Since working in software, one of the things that I’ve yet to actually get used to is how quickly people want things delivered.

But I’m not saying this as someone who has built things for others, but also as someone who enjoys using things other people have built, and as someone who cares deeply about trying to get better at what I do for a living.

The bottom line is that development takes time, and good development takes even more time, but neither of the statements are completely one-sided.

Development Takes Time

Anyone who has ever tried to take on a new hobby, better themselves in someway, or create a new habit, knows that it takes time. And such as it is with development.

No, this isn’t a novel idea, but I think as far as the development community is concerned, we’re really quick to complain about how quickly clients want things turned around without actually looking at the idea holistically.

  • Developers wants their skills to increase, but good development takes time
  • Clients want things turned around quickly, but good development takes time
  • Everyone wants their favorite hardware and software tools and toys updated quickly, but good development takes time

So what’s the point in actually writing all of this?

The initial motivation came because I’ve seen so many other people in our community complaining about how quickly some (not all, of course!) clients want their solutions delivered; however, as I spent more time thinking about it, I realized that we’re all the same: We just sit at different points of the lifecycle depending on if we’re the producer or the consumer.

As a Producer

As a producer, or a developer, it’s easy to get frustrated when others are placing demands on us to deliver a solution quickly. Building software takes time, and building software well, takes even more time.

We know this, but our clients may not.

Though it may take some time to discuss and educate, it’s far easier to discuss this with our clients than get flustered at their wanting us to have something delivered more quickly than we can deliver, isn’t it?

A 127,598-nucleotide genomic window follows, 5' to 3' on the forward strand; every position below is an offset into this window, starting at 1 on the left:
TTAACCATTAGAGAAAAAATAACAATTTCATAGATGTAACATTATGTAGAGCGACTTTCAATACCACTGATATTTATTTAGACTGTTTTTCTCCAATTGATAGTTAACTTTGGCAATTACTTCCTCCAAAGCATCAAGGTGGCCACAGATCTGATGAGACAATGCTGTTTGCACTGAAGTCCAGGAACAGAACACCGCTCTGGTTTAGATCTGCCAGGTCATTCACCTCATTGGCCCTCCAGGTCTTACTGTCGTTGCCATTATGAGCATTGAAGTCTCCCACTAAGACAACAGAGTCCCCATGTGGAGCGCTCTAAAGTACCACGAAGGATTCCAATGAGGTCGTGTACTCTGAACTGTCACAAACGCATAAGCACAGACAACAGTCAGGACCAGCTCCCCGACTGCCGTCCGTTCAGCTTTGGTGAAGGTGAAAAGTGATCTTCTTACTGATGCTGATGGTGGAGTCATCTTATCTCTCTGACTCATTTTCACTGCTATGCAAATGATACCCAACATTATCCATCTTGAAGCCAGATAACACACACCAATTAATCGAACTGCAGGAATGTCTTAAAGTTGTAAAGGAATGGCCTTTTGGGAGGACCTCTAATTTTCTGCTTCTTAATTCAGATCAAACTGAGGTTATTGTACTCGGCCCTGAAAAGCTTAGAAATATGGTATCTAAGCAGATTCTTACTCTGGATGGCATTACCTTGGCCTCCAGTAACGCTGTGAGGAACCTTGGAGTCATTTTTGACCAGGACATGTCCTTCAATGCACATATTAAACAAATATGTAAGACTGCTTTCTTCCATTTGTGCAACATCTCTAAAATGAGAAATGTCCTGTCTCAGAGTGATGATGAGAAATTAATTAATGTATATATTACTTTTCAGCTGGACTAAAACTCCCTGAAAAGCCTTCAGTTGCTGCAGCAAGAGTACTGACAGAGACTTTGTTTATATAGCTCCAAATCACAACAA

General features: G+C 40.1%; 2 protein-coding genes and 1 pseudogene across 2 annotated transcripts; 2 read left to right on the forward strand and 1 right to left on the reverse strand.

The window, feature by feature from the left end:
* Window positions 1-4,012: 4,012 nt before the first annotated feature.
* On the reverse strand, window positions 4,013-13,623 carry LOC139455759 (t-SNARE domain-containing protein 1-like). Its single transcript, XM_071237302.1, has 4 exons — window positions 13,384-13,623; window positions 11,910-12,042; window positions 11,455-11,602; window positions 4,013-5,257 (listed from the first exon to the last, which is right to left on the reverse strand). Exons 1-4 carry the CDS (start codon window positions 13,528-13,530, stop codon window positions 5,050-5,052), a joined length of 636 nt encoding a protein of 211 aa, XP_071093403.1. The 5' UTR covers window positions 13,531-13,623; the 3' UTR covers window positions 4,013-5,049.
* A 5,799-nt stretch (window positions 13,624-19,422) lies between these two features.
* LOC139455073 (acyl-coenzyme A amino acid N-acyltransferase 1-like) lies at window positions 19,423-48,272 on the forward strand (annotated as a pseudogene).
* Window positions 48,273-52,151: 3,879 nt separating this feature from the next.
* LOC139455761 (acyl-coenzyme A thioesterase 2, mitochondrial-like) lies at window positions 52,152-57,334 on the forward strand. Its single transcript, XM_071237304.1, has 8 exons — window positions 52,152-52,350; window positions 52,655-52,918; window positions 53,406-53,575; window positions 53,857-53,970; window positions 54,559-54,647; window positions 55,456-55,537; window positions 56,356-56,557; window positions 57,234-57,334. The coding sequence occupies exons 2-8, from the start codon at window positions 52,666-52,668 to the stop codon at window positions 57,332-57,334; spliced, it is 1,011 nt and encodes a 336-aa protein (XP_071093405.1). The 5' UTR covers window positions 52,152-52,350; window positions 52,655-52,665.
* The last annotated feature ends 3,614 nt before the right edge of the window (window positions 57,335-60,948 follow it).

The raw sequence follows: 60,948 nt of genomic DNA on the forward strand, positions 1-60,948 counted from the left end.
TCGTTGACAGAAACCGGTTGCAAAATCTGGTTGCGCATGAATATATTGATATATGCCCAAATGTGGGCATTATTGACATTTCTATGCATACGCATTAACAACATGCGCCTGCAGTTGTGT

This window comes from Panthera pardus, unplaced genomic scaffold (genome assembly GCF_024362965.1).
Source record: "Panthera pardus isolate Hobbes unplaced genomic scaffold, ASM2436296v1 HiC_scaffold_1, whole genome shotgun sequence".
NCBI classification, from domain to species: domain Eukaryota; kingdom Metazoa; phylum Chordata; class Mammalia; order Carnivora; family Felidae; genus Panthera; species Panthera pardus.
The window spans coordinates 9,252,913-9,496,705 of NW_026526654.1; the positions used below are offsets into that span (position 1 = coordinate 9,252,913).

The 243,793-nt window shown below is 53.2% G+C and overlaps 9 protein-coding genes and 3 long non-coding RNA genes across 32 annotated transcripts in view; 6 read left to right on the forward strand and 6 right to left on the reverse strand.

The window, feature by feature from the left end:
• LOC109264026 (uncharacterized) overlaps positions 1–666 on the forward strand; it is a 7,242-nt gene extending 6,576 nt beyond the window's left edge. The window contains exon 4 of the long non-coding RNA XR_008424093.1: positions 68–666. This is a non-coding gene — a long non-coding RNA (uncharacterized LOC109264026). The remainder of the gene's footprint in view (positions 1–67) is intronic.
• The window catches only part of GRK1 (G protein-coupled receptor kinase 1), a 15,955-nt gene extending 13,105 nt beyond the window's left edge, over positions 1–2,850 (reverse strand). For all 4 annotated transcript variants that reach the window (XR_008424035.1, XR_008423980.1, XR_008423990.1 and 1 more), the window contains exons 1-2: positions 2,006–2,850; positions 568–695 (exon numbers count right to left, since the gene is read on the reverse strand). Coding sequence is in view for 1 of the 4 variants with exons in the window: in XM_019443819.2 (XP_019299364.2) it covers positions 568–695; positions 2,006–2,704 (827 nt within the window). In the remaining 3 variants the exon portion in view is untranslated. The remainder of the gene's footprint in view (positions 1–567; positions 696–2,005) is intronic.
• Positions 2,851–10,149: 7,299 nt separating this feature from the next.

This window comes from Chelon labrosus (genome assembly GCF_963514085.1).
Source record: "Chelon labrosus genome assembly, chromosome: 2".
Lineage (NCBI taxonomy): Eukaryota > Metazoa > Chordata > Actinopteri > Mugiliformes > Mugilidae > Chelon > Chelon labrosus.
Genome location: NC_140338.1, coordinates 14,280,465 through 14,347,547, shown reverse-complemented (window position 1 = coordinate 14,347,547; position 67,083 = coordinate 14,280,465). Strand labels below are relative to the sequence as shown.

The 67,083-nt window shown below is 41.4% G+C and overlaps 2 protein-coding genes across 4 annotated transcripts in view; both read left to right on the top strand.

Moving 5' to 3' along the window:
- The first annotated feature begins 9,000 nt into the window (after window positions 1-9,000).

After all, we spend a significant amount of time learning their domain so that we can provide a solution. It doesn’t hurt to provide them with some knowledge of our domain so they understand what we’re doing, would it?

As a Consumer

We also know what it’s like to sit on the other side of the table – think about how many times you’ve gotten frustrated whenever a piece of software or hardware is delaying whether or not it was a something used more or less as a luxury or as a tool for your day-to-day work.

We want it delivered, we want it solid, and we want it now.

Realistically, we can’t have all three. Personally, I’d rather have the first two and wait out the latter than anything else. And this is what it’s like to sit in the client’s seat whenever we’re developing software for them.

I Know That Feel

We know that feeling, right? As such, I consider a part of our job to set expectations, realistic milestones, and the responsibilities of both parties before actually moving forward.

Okay, So, What’s The Point?

Ultimately, the point that I’m trying to make is simply that people on both sides of the table – that is, both developers and clients – need to understand that good development takes time.

If clients ask for a rushed solution, then they are going to get something that’s likely poorly developed because time limits quality.

Similarly, if developers want to get better at what they do, then we need to know that improving our skills to become better at what we do is going to take a lot of time. 10,000 hours, perhaps (personally, I think it varies but I digress on this topic for now).

Finally, we all enjoy our gadgets – both software and hardware – whether they be for luxury or for work, but I don’t think anyone wants a rushed product that sacrifices quality when it comes to things for which we’re the consumer.

Why should we act any different in our day-to-day gigs?